When I became a dad, I suddenly had the realization that I would be a father for the rest of my life. Questions raced through my mind: Will I inevitably wound my children? What wounds am I carrying from my own childhood? Will I be a good parent? Will I fail? And what does that even mean? What if I don’t have what my kids need from me? With the birth of our daughter Mae this past winter, the same questions inevitably rose to the surface again, but with a new sort of shape. With Arlo they were baked into fear. With Mae I’ve realized that these fears are real, and that they’re simply the realities of being human in the world. I am a broken human-being. Yes, I will wound my kids, and I do not have everything that they need. And yet at the same time I am continually being shaped into a new creation.

“No man can possibly know what life means, what the world means, what anything means, until he has a child and loves it.”
—Lafcadio Hearn

Being a father (so far) has been nothing short of a daily process of giving oneself; of sacrifice, apologizing, asking forgiveness, and receiving grace. And yet in this there is deep joy. To be made new over the course of a lifetime in the presence of my kids is God-glorifying; it is to taste and see that the Lord is good; that he favors love and change over stale pride and hardness of heart.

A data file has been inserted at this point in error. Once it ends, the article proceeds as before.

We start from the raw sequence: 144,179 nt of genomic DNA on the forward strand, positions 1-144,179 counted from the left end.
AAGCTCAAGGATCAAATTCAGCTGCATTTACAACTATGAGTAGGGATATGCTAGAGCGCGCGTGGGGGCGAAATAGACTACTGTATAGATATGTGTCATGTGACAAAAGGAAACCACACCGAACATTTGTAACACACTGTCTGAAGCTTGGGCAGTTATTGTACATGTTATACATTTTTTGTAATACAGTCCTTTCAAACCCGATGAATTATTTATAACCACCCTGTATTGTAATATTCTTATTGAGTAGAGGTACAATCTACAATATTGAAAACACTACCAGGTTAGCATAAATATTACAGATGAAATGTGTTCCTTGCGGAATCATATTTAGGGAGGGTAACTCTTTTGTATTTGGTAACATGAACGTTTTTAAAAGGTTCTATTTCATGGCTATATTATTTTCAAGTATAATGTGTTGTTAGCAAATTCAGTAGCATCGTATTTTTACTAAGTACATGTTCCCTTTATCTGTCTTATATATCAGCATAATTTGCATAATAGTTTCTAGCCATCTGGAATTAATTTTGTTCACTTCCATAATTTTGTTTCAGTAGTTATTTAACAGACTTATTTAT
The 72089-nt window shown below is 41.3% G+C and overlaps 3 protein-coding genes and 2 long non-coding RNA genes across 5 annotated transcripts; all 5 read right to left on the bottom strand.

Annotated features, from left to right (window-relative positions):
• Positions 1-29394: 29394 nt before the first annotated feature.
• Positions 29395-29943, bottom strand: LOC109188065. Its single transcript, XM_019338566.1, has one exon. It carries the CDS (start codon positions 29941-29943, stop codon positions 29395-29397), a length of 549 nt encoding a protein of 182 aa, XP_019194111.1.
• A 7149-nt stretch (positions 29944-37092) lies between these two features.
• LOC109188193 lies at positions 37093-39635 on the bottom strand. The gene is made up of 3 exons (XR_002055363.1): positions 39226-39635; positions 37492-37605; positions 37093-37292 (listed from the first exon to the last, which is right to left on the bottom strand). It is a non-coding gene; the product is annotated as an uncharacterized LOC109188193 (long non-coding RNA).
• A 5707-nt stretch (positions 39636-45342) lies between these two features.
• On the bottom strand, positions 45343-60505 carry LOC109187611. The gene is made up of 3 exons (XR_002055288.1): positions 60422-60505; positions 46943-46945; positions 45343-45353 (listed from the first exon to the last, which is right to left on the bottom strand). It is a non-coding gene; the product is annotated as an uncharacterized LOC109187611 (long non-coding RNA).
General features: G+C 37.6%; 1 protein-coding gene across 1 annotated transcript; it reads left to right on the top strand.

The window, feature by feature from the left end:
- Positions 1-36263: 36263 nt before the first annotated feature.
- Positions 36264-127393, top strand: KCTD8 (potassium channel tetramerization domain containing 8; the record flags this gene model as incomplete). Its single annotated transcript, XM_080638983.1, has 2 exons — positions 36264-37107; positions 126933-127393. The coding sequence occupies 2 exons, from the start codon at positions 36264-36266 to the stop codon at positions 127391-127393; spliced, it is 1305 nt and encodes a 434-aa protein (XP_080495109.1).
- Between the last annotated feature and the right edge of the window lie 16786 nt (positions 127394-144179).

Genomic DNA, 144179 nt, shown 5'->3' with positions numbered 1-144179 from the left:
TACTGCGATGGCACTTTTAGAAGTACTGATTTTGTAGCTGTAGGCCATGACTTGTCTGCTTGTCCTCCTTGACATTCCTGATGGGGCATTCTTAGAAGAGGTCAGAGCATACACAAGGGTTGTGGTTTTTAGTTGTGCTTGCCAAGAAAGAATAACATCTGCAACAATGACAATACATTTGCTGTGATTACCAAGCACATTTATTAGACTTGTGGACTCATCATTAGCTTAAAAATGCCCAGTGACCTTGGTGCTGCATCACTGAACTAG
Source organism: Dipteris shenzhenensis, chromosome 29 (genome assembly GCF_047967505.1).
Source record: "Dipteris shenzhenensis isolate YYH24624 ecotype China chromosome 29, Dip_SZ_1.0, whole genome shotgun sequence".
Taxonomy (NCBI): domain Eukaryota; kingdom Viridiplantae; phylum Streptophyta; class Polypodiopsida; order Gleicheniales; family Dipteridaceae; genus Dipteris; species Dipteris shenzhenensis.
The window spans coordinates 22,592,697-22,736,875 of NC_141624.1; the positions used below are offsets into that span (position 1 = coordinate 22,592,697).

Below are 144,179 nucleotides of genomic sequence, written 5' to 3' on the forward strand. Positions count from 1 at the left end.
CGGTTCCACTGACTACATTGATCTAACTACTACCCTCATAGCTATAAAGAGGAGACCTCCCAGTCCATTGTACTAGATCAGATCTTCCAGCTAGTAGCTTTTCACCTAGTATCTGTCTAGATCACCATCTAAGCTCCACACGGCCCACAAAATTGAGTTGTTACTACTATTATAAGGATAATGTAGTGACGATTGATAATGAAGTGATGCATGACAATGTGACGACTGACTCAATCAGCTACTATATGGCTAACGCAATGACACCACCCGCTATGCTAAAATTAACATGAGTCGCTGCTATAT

The beautiful thing is that I have so much still to learn. In all there is to know, learn, and experience about being a dad, I am like a child. My prayer is simply that I would remain as one instead of trying to pretend like I know everything or have it all together.

Kites and Spaces

During the last few weeks I’ve been thinking a lot about how ambient music has the ability create a perceived space, and can make time feel malleable, too. The first ambient song I ever listened to on repeat was “#3” on Aphex Twin’s Selected Ambient Works Volume II. In high school I would listen to it while driving or falling asleep—it seemed to stretch on for so long. Whether this was because I had it on repeat, or because the song itself can seemingly hold so much time, I’m not sure. While the idea of sound creating a felt space is not new, it seemed to create an emptiness in my mind as well, a space for my thoughts to fill. Ambient music, by its own root etymology of ambire, means “going round”, and seems to form moods and spaces through repetition of form or sound—but to me it also seems to form a going round of mind and heart; a space for reflection.

In “The 16 Best Ambient Albums of 2020” from Pitchfork, Philip Sherburne says: “in a year in which many of us found ourselves staring at the walls for long periods of time, the notion of “wallpaper music” no longer seemed quite so trivial. More than any other genre, ambient frequently offers a kind of emotional blank slate, and its very featurelessness suits listeners in search of wildly divergent things: solace, transport, or even simple numbness.”